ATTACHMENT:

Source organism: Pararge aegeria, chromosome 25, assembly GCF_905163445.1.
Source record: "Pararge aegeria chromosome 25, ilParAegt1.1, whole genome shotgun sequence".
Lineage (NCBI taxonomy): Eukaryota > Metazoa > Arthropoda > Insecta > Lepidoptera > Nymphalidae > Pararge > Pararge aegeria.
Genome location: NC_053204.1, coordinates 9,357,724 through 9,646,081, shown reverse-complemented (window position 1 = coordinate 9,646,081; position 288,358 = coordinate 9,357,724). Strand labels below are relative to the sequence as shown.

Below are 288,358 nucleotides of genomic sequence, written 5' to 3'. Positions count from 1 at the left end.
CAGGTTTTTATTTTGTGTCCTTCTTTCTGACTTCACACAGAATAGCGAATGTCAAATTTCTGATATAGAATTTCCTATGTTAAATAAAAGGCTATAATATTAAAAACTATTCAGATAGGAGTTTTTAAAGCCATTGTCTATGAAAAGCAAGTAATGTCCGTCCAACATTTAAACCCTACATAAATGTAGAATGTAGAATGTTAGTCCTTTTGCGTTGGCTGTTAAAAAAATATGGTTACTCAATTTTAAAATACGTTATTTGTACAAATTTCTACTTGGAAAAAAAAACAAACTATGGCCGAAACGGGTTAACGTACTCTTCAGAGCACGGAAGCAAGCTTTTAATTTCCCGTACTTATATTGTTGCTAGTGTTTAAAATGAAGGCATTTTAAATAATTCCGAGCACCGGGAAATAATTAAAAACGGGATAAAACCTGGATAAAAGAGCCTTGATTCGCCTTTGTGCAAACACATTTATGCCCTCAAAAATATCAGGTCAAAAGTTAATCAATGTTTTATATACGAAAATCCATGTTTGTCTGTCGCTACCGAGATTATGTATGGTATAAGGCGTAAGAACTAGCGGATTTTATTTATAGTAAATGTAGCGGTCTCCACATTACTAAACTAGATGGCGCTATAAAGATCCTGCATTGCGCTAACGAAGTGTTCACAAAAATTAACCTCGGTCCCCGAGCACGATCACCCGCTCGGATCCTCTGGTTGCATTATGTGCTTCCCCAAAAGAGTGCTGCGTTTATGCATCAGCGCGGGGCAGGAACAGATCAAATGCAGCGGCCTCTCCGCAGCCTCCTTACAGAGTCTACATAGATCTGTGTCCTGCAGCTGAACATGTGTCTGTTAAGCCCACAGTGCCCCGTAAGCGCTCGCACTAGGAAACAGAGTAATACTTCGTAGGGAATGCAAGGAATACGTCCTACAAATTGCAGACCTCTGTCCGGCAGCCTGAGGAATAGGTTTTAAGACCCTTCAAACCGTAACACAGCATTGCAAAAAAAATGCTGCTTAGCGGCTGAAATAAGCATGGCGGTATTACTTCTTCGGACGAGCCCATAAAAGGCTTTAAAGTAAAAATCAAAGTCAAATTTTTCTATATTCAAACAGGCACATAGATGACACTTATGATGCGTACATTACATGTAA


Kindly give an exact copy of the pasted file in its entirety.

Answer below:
Source organism: Pararge aegeria, chromosome 25, assembly GCF_905163445.1.
Source record: "Pararge aegeria chromosome 25, ilParAegt1.1, whole genome shotgun sequence".
Lineage (NCBI taxonomy): Eukaryota > Metazoa > Arthropoda > Insecta > Lepidoptera > Nymphalidae > Pararge > Pararge aegeria.
Genome location: NC_053204.1, coordinates 9,357,724 through 9,646,081, shown reverse-complemented (window position 1 = coordinate 9,646,081; position 288,358 = coordinate 9,357,724). Strand labels below are relative to the sequence as shown.

Below are 288,358 nucleotides of genomic sequence, written 5' to 3'. Positions count from 1 at the left end.
CAGGTTTTTATTTTGTGTCCTTCTTTCTGACTTCACACAGAATAGCGAATGTCAAATTTCTGATATAGAATTTCCTATGTTAAATAAAAGGCTATAATATTAAAAACTATTCAGATAGGAGTTTTTAAAGCCATTGTCTATGAAAAGCAAGTAATGTCCGTCCAACATTTAAACCCTACATAAATGTAGAATGTAGAATGTTAGTCCTTTTGCGTTGGCTGTTAAAAAAATATGGTTACTCAATTTTAAAATACGTTATTTGTACAAATTTCTACTTGGAAAAAAAAACAAACTATGGCCGAAACGGGTTAACGTACTCTTCAGAGCACGGAAGCAAGCTTTTAATTTCCCGTACTTATATTGTTGCTAGTGTTTAAAATGAAGGCATTTTAAATAATTCCGAGCACCGGGAAATAATTAAAAACGGGATAAAACCTGGATAAAAGAGCCTTGATTCGCCTTTGTGCAAACACATTTATGCCCTCAAAAATATCAGGTCAAAAGTTAATCAATGTTTTATATACGAAAATCCATGTTTGTCTGTCGCTACCGAGATTATGTATGGTATAAGGCGTAAGAACTAGCGGATTTTATTTATAGTAAATGTAGCGGTCTCCACATTACTAAACTAGATGGCGCTATAAAGATCCTGCATTGCGCTAACGAAGTGTTCACAAAAATTAACCTCGGTCCCCGAGCACGATCACCCGCTCGGATCCTCTGGTTGCATTATGTGCTTCCCCAAAAGAGTGCTGCGTTTATGCATCAGCGCGGGGCAGGAACAGATCAAATGCAGCGGCCTCTCCGCAGCCTCCTTACAGAGTCTACATAGATCTGTGTCCTGCAGCTGAACATGTGTCTGTTAAGCCCACAGTGCCCCGTAAGCGCTCGCACTAGGAAACAGAGTAATACTTCGTAGGGAATGCAAGGAATACGTCCTACAAATTGCAGACCTCTGTCCGGCAGCCTGAGGAATAGGTTTTAAGACCCTTCAAACCGTAACACAGCATTGCAAAAAAAATGCTGCTTAGCGGCTGAAATAAGCATGGCGGTATTACTTCTTCGGACGAGCCCATAAAAGGCTTTAAAGTAAAAATCAAAGTCAAATTTTTCTATATTCAAACAGGCACATAGATGACACTTATGATGCGTACATTACATGTAA